LA 72 Hogar, Tenosique Tabasco
“Walking The Beast” is a collaborative investigative art project with current Central American refugees traveling through Mexico and with unaccompanied immigrant minors currently living in foster care in Oakland California.
For 3,000 miles Central American refugees ride on the train, also known as the “Beast” in hopes of making it into the United States. The frequency of kidnapping, extortion, human trafficking, rape, and homicide puts Central American migrants’ plight in Mexico atop the list of the Western Hemisphere’s worst humanitarian emergencies. It is reported that six out of ten women are raped, over 20,000 immigrants a year are kidnapped, and over 70,000 were reported missing in the last six years. In June of 2014 it was reported that an unprecedented 50,000 unaccompanied minors from Central America had arrived at the U.S. border escaping extreme violence and economic hardship. Like the present situation in Europe, refugees from Central America were demonized as invaders. The root causes of this migration remain hidden from our current news feeds and circles of discussion.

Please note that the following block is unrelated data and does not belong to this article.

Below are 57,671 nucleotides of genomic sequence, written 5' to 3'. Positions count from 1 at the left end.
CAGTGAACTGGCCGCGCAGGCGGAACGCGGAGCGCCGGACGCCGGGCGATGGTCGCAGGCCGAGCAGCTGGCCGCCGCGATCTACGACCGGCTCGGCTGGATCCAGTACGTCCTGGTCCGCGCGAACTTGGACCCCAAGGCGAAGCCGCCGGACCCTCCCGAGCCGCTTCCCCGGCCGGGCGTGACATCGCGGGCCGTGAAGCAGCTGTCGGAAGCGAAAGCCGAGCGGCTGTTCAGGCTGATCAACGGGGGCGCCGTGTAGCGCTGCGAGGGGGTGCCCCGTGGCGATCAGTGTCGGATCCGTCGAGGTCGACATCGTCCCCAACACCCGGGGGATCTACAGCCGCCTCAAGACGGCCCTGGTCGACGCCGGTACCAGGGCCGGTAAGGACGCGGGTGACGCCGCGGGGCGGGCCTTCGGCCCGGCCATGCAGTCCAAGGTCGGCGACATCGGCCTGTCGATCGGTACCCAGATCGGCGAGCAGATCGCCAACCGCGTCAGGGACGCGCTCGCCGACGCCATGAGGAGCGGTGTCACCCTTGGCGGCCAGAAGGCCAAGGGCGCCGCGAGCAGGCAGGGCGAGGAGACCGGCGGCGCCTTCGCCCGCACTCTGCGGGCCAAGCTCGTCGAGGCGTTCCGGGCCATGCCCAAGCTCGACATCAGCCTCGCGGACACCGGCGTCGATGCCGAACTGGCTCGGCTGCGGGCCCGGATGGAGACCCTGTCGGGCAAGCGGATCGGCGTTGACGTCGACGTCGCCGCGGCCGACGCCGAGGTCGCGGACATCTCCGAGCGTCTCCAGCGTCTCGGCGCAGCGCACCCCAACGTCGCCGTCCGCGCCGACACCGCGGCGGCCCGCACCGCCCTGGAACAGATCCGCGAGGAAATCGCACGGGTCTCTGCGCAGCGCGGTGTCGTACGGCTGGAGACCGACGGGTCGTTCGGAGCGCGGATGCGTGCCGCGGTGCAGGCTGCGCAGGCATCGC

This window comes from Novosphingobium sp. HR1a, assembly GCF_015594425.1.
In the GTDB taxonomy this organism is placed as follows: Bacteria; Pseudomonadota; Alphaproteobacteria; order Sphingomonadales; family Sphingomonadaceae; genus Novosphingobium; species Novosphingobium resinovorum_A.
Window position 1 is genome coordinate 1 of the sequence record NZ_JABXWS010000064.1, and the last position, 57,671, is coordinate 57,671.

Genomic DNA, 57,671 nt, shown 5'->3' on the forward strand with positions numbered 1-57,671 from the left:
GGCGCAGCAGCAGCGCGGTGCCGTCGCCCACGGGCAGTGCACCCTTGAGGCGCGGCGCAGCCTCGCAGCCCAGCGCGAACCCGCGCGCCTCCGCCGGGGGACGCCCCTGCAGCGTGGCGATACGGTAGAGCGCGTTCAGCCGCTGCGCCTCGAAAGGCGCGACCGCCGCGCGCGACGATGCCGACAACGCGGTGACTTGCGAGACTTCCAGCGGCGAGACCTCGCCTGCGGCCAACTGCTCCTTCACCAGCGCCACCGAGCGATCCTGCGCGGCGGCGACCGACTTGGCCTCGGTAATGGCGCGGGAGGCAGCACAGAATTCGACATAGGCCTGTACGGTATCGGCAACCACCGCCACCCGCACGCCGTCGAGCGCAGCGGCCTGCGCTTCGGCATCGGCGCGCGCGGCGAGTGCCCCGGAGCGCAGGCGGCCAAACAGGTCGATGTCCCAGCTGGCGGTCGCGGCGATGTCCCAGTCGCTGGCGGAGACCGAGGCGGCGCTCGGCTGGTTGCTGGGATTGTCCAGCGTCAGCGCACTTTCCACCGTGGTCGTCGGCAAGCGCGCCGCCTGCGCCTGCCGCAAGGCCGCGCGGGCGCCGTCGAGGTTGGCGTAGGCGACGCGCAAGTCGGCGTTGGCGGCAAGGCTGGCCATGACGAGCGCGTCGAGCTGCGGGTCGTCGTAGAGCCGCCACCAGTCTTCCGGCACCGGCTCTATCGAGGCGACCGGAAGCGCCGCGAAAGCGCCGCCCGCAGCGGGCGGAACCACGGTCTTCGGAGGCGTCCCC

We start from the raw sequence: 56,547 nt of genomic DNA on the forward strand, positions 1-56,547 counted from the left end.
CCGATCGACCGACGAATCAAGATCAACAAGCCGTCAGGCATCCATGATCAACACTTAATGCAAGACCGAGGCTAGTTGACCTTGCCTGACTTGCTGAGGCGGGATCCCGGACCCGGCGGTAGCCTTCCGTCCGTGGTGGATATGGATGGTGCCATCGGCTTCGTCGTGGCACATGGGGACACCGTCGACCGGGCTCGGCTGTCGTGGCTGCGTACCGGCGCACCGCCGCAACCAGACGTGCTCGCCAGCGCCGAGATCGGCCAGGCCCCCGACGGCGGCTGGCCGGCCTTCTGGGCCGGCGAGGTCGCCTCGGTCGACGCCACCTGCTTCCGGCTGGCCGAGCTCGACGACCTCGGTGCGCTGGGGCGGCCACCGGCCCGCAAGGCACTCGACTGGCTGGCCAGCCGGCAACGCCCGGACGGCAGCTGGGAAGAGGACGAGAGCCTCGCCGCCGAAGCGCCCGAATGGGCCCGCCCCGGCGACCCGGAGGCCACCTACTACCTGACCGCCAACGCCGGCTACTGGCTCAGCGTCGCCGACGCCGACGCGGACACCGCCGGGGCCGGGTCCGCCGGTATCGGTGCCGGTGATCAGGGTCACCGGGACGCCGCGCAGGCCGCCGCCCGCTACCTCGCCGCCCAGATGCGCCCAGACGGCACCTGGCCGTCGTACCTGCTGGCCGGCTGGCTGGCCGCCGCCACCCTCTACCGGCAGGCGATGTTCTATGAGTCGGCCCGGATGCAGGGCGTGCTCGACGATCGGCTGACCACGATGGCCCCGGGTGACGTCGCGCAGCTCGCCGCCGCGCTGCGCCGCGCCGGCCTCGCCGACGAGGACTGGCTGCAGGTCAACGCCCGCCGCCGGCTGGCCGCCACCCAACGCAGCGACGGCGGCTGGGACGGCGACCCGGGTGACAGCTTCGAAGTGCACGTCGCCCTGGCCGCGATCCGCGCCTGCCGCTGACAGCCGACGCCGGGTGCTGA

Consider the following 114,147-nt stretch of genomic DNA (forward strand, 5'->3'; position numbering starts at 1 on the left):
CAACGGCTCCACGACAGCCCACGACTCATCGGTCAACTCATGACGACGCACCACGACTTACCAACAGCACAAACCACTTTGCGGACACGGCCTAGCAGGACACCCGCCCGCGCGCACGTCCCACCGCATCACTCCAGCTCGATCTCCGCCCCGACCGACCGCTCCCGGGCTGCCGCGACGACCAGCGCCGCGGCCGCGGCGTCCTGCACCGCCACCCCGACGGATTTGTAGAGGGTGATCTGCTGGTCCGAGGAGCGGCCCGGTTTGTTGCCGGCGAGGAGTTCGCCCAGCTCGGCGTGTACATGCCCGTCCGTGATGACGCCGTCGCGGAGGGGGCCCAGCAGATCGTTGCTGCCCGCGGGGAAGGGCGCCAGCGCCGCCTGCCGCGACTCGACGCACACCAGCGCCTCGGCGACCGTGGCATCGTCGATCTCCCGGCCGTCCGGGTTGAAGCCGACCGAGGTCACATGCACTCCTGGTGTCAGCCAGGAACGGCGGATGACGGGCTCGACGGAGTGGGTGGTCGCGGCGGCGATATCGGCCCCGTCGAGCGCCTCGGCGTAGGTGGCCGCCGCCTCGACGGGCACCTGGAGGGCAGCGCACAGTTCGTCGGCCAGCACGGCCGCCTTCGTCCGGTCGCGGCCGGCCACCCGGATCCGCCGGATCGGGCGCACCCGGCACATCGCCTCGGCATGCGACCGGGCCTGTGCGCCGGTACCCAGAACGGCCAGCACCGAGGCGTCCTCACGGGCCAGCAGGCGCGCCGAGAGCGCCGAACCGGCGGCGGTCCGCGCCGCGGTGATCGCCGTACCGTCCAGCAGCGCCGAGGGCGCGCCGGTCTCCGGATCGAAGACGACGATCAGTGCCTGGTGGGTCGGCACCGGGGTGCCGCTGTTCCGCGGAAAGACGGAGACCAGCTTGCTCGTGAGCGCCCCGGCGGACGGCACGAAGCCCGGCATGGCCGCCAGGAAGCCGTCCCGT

In October of 2014, Mia Eva, Caleb Duarte and Saul Kak traveled to two-immigrant refugee safe houses at the Mexican southern border. For one month we lived at a rehabilitation center for immigrants suffering from loss limbs and serious injury. We acted out collaborative performances with over 40 immigrants based on their recent lived experiences and together painted two murals within the refugee homes. We visited the Suchiate River and collaborated with Central American children crossing by raft in an all day public performance.
In the summer of 2018, we hope to continue in this reasearch work by following along side the immigrant route, living three weeks at four of sixteen migrant safe houses that offer shelter, food, legal council and medical attention. During this time, I will establish nomadic artist community studios and create workshops on mural painting and sculptural performance. Through mural painting we establish a working relationship and create an atmosphere of co-authorship and enthusiasm while transforming the architectural environment. Sculptural performances allows for us to revisit the ritualistic aspects of migration in a poetic theatrical form and use material as a vehicle for collective and individual expression.